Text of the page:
HUG 34 B

Correspondence of Constantijn Huygens Jr

 

Letters from Constantijn Huygens Jr to Lodewijk Huygens; arranged chronologically, with 5 undated and a gap from 1654 to 1660; 103 letters total. The first six are in Latin; 17 May 1645 to 8 July 1645. The remaining 97 are in French; 4 Oct 1649 to 7 Aug 1684. Those dated 1645 to 1654 and two undated ones were damaged by water severely enough so that some passages were washed out. Some damaged letters were pasted onto heavy double folios, presumably for reinforcement, which only caused further deterioration; removed during restoration. As is usual with the family letters, the address is often casual ("a Louis mon frere") and the signature, when it appears at all, is C. Huygens, thus not avoiding ambiguity. Letters were part of the royal donation of 1823.

 

None of the letters are edited in <i>Oeuvres  Complètes</i>. Probably the letters from Constantijn Jr to Lodewijk that were edited were moved from here to HUG 45 by the editors.

HUG 35

Empty

 

In the standlijst and the 1932 catalogue this codex was described as holding the drafts of letters written by Christiaan Huygens that were part of the royal donation of 1823. It is presumed that all letters are now contained in HUG 45.

 

HUG 36

Copybooks

 

Two books bound in parchment (or bleached leather) with green ribbon ties, each 330 x 205 x 55/ 335 x 215 x 60 mm, containing copies made by Constantijn Huygens Lz, of letters to and from his uncle, Christiaan; called "Apographa" by the editors from a label pasted on their covers. Foliated in the upper right corner, 249 and 241 ff; HUG 36: 1 also paginated in lower outer corner on even pages. The copybooks, as well as the drafts and family letters upon which they are based, were part of the royal donation of 1823.

 

HUG 36: 1

 

The first volume contains copies of letters between the Huygens brothers, arranged by sender and recipient, with each section then chronologically ordered behind its own title-page. Pasted into the front (ff. 2-3) is Christiaan's diary from his trip to England in 1689. The copies, made from originals then in Constantijn Lz's possession, vary in completeness, primarily because he skipped or summarized non-scientific passages and sometimes melded multiple letters to the same brother (under the date of the last in the sequence) if the topic continued on in the next letter or two. In <i>Oeuvres Complètes</i> 22: 176, the editors cite an extreme case as example of his poor transcribing abilities. Nonetheless, the originals upon which the transcriptions are based are readily identifiable, and someone has even entered the corresponding letter numbers as given in <i>Oeuvres Complètes</i> into the margins. In addition to that numbering, each transcription is numbered sequentially through the book, 1-413. Of the 430 letters copied in whole or in part, 410 are now owned by UBL (3 not in HUG 45) and 17 are owned by other libraries. The copies are entered in the inventory of letters.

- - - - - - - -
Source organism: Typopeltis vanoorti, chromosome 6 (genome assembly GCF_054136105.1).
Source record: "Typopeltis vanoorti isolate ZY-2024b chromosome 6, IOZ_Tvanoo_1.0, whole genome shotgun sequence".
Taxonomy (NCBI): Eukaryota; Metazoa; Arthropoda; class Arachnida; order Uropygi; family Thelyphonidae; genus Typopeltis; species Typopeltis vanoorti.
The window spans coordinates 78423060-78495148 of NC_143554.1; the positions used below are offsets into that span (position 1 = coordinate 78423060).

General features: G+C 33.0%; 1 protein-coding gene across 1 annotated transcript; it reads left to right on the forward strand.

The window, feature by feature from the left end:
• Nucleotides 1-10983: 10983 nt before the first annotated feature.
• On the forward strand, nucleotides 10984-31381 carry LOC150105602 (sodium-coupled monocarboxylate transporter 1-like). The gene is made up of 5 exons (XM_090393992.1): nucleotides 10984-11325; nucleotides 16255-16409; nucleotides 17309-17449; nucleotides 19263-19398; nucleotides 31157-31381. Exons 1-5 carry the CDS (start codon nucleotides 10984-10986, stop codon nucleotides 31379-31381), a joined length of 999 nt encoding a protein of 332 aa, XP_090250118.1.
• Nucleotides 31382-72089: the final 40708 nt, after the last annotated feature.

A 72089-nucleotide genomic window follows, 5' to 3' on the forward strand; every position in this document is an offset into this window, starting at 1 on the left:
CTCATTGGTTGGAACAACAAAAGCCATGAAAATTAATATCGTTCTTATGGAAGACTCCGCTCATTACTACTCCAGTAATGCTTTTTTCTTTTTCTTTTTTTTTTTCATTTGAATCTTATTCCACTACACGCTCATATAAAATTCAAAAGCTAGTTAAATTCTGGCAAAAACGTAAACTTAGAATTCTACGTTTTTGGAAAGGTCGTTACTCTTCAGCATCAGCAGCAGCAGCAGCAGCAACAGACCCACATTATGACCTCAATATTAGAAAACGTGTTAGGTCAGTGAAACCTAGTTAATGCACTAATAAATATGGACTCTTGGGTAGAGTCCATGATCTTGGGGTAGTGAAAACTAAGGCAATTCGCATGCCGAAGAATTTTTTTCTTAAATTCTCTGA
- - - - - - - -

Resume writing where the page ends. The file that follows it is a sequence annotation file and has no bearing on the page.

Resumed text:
HUG 36: 2

 

The second volume, titled <i>Christiani Hugenii Zulichemii Viri Nobilissimi et Eruditissimi Zelhemi Toparchae, et Regiae Academiae quae Parisiis est, Membri Epistolae Ad permultos sui Saeculi Viros in quibuscumque studiis, Mathematicis Geometricis et Opticis praesertim celeberrimos</i>, contains copies of the drafts of letters to people outside the family. The copies, made from drafts and summaries then in Constantijn Lz's possession, are reasonably accurate and complete, with the exception that he would sometimes suppress the names of persons mentioned. The transcriptions are not numbered sequentially and have few letter numbers as given in <i>Oeuvres Complètes</i> in the margins. In his uncompleted catalogue C.B. Burch provided those numbers for almost all, and I have made use of his work. With the exception of one section of letters from 1686-87, which appears in the middle of those for the 1660s, the transcriptions are semi-chronological. Departures from strict chronology seem to reflect Christiaan's habit of writing more than one draft on the same sheet. It seems reasonable to presume that Constantijn Lz merely copied the pages in the order that he found them; that is, although they are now stored as much as possible alphabetically by recipient, they were probably originally kept chronologically. Of the 325 letters copied (including 6 originals), 319 are now owned by UBL and 3 are owned by other libraries. The copies are entered in the inventory of letters. A few non-letter items seem to have been interspersed with the drafts and thus copied. As readily noted from their listings below, in most cases they are no longer stored with the drafts.

 

HUG 37

Correspondence of Constantijn Huygens

 

Letters and some poems, primarily addressed to Constantijn Huygens; 2467 letters total. Repackaged during the 2003-6 restoration project, the letters are arranged alphabetically by sender then recipient, with each correspondence set in its own folder(s). Adjunct material, consisting primarily of old covers, is stored in separate boxes.